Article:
Post-strike recovery may give sitcoms an edge

Like “Lost’s” stranded survivors, the sitcom has been awaiting rescue — and, indeed, a strange confluence of events is providing a small window to gain a semblance of momentum. The question is whether the present players have what it takes to grab that lifeline, or if the genre is plagued by forces beyond its control.

The aftermath of the writers strike has afforded comedies a competitive edge, inasmuch as they can deliver episodes faster than hourlong dramas (or “dramedies,” a la “Ugly Betty”) as networks race to salvage the spring with original programming.

Given the dismal fortunes that have assailed the sitcom, even a fleeting advantage represents cause for hope. So CBS will be back starting in mid-March with nine fresh installments of “Two and a Half Men,” “The Big Bang Theory” and “How I Met Your Mother” — more than any other sidelined programs. April will sprout fresh episodes of NBC’s “My Name Is Earl,” “30 Rock” and “The Office,” along with Fox’s “Back to You” and “Til Death,” and ABC’s “Samantha Who.”

In addition, Fox is poised to launch two half-hours with promising creative pedigrees: “Unhitched” (unleashed with the help of the Farrelly brothers) and “The Return of Jezebel James” (from “Gilmore Girls” creator Amy Sherman-Palladino). Unfortunately, both shows have the feel of instant also-rans, the theatrical equivalent of those shelf-clearing projects released between New Year’s Day and Super Bowl weekend.

Breathing life into comedy is hardly just an academic exercise. As recently as a decade ago, the sitcom was TV’s most profitable format, yielding billion-dollar franchises such as “Seinfeld” and “Everybody Loves Raymond.” Yet since “Friends” capped its run in 2004, the primetime sitcom rapidly withered as a mass-appeal ratings draw, and the lucrative syndication market has dried up as well.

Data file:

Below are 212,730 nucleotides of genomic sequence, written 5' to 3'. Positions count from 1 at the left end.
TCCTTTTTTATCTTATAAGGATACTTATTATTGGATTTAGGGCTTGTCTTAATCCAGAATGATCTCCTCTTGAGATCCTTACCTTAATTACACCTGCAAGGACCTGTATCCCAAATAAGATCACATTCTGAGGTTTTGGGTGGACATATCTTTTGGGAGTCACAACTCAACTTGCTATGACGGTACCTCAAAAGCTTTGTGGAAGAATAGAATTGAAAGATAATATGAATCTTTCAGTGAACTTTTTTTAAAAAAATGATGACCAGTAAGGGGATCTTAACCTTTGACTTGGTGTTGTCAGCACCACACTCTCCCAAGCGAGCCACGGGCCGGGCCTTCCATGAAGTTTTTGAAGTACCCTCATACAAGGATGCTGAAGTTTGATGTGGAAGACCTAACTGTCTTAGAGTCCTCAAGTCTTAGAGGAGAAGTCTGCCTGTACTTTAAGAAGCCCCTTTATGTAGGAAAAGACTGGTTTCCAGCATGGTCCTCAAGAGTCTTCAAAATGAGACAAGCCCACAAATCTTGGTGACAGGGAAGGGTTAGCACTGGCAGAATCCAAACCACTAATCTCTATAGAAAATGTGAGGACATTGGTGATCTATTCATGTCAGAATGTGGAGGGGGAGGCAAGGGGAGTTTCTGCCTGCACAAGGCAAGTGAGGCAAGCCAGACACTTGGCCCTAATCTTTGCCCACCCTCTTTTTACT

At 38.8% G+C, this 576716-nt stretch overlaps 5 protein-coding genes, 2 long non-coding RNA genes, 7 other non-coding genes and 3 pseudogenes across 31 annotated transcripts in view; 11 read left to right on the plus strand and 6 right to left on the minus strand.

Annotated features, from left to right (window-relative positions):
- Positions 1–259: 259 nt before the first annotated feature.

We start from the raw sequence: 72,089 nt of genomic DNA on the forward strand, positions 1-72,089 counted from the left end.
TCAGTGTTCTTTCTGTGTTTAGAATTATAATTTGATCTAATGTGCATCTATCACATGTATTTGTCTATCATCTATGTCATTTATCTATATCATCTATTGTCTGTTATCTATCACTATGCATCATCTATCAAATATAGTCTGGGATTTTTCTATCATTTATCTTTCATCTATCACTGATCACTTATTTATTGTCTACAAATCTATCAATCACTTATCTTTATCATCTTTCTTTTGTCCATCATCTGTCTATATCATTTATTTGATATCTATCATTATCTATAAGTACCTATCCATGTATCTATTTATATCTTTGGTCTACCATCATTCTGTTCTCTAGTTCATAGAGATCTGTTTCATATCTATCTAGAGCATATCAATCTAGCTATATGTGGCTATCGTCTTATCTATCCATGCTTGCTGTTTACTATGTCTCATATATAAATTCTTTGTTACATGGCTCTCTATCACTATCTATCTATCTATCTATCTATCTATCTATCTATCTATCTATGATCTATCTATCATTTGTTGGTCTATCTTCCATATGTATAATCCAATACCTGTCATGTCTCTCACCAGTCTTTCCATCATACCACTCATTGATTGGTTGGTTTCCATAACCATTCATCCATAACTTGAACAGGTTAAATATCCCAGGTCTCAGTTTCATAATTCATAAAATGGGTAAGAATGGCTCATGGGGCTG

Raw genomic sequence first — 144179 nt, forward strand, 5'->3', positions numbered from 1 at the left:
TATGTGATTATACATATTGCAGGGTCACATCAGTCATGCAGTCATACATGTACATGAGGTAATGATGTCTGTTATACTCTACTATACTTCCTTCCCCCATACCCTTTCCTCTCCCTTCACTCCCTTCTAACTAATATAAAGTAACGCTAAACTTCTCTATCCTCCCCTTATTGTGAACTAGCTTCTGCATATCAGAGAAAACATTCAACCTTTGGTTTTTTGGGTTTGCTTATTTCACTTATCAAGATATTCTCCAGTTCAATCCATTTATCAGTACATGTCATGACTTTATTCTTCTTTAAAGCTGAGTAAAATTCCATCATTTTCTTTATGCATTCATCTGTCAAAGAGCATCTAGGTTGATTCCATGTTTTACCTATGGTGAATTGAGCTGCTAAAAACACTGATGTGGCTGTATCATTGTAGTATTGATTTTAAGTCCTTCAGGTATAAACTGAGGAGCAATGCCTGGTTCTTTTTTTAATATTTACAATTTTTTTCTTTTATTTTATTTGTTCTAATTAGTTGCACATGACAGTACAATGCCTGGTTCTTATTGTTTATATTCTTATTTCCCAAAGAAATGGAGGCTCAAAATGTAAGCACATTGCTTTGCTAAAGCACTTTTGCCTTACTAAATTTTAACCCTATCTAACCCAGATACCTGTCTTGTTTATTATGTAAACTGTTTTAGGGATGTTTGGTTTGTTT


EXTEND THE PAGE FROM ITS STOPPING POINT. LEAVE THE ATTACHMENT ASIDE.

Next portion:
Part of that has to do with a niche-appeal shift that enables viewers to seek out comedy narrowly tailored to their tastes. Most of the little gems — like HBO’s “Extras” or “30 Rock” — have been little seen, and cable “successes” such as Showtime’s “Californication,” FX’s “It’s Always Sunny in Philadelphia” and Comedy Central’s “The Sarah Silverman Program” — attract puny audiences by broadcast TV standards.

The shortage of existing hits has made establishing new comedies even more difficult. Lacking the big concepts that can sell dramas like “Heroes,” sitcoms historically relied on a “circle of life” approach: “Raymond” helped beget “Two and a Half Men,” just as “Seinfeld” gave a push to “Frasier.”

With so few proven comedies, networks have been forced to get creative, from Fox using “American Idol” to prop up mediocre half-hours to ABC airing 90-minute installments of “Dancing With the Stars” as an unorthodox platform to funnel women toward the Christina Applegate vehicle “Samantha Who?”

Scheduling tricks alone, however, won’t end comedy’s malaise, which is why the strike came at such an inopportune time — just as CBS’ cerebral “Big Bang” was exhibiting signs of ratings growth and “Samantha” was seeking to find light beyond the shadow of “Dancing.”

Whatever the underlying cause of comedy’s stupor, despite plenty of recent series breakthroughs — including cable dramas “The Closer,” “Mad Men” and “Dexter” — the sitcom has mostly gone begging, leaving development execs to ponder whether this is another bad cycle or if the ground has irreversibly shifted beneath them.

Hit movies such as “Knocked Up” indicate that collective laughter remains possible (and enjoyable), but TV operates under its own rules, and a stream of creative misfires — including a parade of dreadful improvised cable comedies — hasn’t conjured up any panaceas.

This spring thus offers a modest shot at redemption in what could otherwise be a near-lost season for sitcoms, which is even more sobering considering that the fall development process has already been seriously disrupted. As it is, some veteran comedy writers have sought greener pastures in the hourlong form, taking staff jobs on shows such as “Desperate Housewives.”

Without raising the bar too high, then, the coming weeks bear watching for those whose moods are brightened and pockets filled by the sweet sounds of studio-audience laughter. Because if current trends continue, the main difference between the line of a striking sitcom writer and a post-strike one will be that the first carried around a picket sign and a good excuse.

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